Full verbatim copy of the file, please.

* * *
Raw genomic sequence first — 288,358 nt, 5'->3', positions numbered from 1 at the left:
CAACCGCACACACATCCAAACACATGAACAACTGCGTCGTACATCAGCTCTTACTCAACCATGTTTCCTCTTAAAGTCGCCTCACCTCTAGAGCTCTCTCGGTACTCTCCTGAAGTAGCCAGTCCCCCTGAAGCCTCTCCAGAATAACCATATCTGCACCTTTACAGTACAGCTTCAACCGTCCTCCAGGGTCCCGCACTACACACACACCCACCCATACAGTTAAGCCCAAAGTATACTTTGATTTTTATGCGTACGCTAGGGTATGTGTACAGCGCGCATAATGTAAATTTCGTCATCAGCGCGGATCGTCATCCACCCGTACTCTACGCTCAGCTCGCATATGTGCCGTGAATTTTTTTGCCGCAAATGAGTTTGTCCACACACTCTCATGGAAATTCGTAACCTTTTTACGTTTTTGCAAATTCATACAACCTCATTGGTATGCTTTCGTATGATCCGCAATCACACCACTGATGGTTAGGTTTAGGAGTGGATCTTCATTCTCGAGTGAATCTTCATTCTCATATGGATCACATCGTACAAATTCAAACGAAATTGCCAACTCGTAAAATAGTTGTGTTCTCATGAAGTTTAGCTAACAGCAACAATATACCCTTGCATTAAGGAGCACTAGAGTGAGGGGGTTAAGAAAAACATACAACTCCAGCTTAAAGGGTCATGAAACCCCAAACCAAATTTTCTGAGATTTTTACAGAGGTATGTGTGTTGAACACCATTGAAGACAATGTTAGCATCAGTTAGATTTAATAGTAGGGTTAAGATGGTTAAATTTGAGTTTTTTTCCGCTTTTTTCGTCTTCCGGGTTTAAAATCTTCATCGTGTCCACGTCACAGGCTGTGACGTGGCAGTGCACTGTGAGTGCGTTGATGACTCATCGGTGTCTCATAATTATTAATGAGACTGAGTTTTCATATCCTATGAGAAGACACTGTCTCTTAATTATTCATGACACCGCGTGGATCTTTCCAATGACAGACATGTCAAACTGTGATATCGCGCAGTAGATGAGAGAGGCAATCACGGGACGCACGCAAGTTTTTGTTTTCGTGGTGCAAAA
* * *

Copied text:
Raw genomic sequence first — 288,358 nt, 5'->3', positions numbered from 1 at the left:
CAACCGCACACACATCCAAACACATGAACAACTGCGTCGTACATCAGCTCTTACTCAACCATGTTTCCTCTTAAAGTCGCCTCACCTCTAGAGCTCTCTCGGTACTCTCCTGAAGTAGCCAGTCCCCCTGAAGCCTCTCCAGAATAACCATATCTGCACCTTTACAGTACAGCTTCAACCGTCCTCCAGGGTCCCGCACTACACACACACCCACCCATACAGTTAAGCCCAAAGTATACTTTGATTTTTATGCGTACGCTAGGGTATGTGTACAGCGCGCATAATGTAAATTTCGTCATCAGCGCGGATCGTCATCCACCCGTACTCTACGCTCAGCTCGCATATGTGCCGTGAATTTTTTTGCCGCAAATGAGTTTGTCCACACACTCTCATGGAAATTCGTAACCTTTTTACGTTTTTGCAAATTCATACAACCTCATTGGTATGCTTTCGTATGATCCGCAATCACACCACTGATGGTTAGGTTTAGGAGTGGATCTTCATTCTCGAGTGAATCTTCATTCTCATATGGATCACATCGTACAAATTCAAACGAAATTGCCAACTCGTAAAATAGTTGTGTTCTCATGAAGTTTAGCTAACAGCAACAATATACCCTTGCATTAAGGAGCACTAGAGTGAGGGGGTTAAGAAAAACATACAACTCCAGCTTAAAGGGTCATGAAACCCCAAACCAAATTTTCTGAGATTTTTACAGAGGTATGTGTGTTGAACACCATTGAAGACAATGTTAGCATCAGTTAGATTTAATAGTAGGGTTAAGATGGTTAAATTTGAGTTTTTTTCCGCTTTTTTCGTCTTCCGGGTTTAAAATCTTCATCGTGTCCACGTCACAGGCTGTGACGTGGCAGTGCACTGTGAGTGCGTTGATGACTCATCGGTGTCTCATAATTATTAATGAGACTGAGTTTTCATATCCTATGAGAAGACACTGTCTCTTAATTATTCATGACACCGCGTGGATCTTTCCAATGACAGACATGTCAAACTGTGATATCGCGCAGTAGATGAGAGAGGCAATCACGGGACGCACGCAAGTTTTTGTTTTCGTGGTGCAAAA